- 1.1 [Medicine/Medicina] crónicoMore example sentences
More example sentences1.2 [unemployment/shortages] crónico; [smoker/liar] empedernido
- People with chronic respiratory or cardiovascular illness or immune system diseases are also more susceptible than others to pollutants.
- The clinical infection is characterized by chronic fever and hepatosplenomegaly.
- They come seeking help for work-related stress, irregular sleeping hours, unhealthy food habits and chronic fatigue.
More example sentences1.3 (terrible) (British English/inglés británico) [colloquial/familiar], malísimo, terrible
- The nurse or nurse practitioner will be able to see additional patients and follow up with chronic patients, which will free up the physician's time to see more new and complex patients.
- This lifestyle began to go badly wrong from the age of forty-four, when his horse rolled on him in a tournament, crippling one leg and leaving him a chronic invalid.
- In chronic patients, there are more acute phases, more ups and downs.
More example sentences
- Because the job requires its workers to be away from home, there is a chronic driver shortage.
- Poor countries face chronic crises so dire that the world's sensibilities have been numbed to them.
- The problem is that there is a chronic need to address poor turnout.
More example sentences
- That Moore is a chronic liar and twister of the truth obviously needs to be publicized as much as possible.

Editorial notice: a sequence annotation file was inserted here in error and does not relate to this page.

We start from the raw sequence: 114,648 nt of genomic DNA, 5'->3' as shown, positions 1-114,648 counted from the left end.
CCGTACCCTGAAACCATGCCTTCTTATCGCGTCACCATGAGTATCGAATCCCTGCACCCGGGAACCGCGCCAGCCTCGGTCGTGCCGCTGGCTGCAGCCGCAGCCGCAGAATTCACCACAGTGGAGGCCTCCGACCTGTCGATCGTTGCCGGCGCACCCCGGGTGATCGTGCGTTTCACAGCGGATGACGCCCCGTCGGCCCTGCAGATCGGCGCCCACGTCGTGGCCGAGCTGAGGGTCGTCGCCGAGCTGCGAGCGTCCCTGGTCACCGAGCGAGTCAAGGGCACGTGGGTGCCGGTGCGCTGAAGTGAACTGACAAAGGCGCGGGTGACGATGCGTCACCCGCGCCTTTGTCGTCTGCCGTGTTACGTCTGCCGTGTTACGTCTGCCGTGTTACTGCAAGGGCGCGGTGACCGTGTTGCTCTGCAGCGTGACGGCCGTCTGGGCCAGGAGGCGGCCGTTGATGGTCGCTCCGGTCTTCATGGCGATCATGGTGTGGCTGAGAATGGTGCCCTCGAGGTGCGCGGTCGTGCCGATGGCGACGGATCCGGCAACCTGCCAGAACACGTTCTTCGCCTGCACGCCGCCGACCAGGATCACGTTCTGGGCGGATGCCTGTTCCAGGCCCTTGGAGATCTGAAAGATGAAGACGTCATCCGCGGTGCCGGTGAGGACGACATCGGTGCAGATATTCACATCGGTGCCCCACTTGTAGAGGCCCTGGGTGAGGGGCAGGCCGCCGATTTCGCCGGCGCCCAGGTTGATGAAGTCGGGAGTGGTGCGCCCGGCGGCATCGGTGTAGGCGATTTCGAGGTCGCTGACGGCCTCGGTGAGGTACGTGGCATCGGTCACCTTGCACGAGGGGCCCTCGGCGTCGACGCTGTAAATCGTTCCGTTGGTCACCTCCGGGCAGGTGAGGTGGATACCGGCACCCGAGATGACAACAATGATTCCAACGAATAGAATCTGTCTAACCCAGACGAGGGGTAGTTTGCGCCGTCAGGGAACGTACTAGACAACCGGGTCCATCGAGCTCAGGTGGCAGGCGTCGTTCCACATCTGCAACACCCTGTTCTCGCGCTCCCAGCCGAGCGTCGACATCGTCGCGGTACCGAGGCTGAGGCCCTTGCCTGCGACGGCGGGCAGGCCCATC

- Mike is a chronic liar, a Peter Pan figure who has trouble paying his bills and facing up to anything that whiffs of adult responsibility.
- How can you end a relationship with a chronic liar?
- Is it a desire to draw attention away from his poor to chronic domestic policy record?
- The new big noise displayed a chronic lack of professionalism and failed hopelessly to live up to his billing.
Here is a selection of useful words and phrases you will need in real-life situations while you're visiting Spain and other Spanish-speaking countries...
In Spain the term castellano, rather than español, refers to the Spanish language as opposed to Catalan, Basque etc. The choice of word has political overtones: castellano has separatist connotations and español is considered centralist. In Latin America castellano is the usual term for Spanish.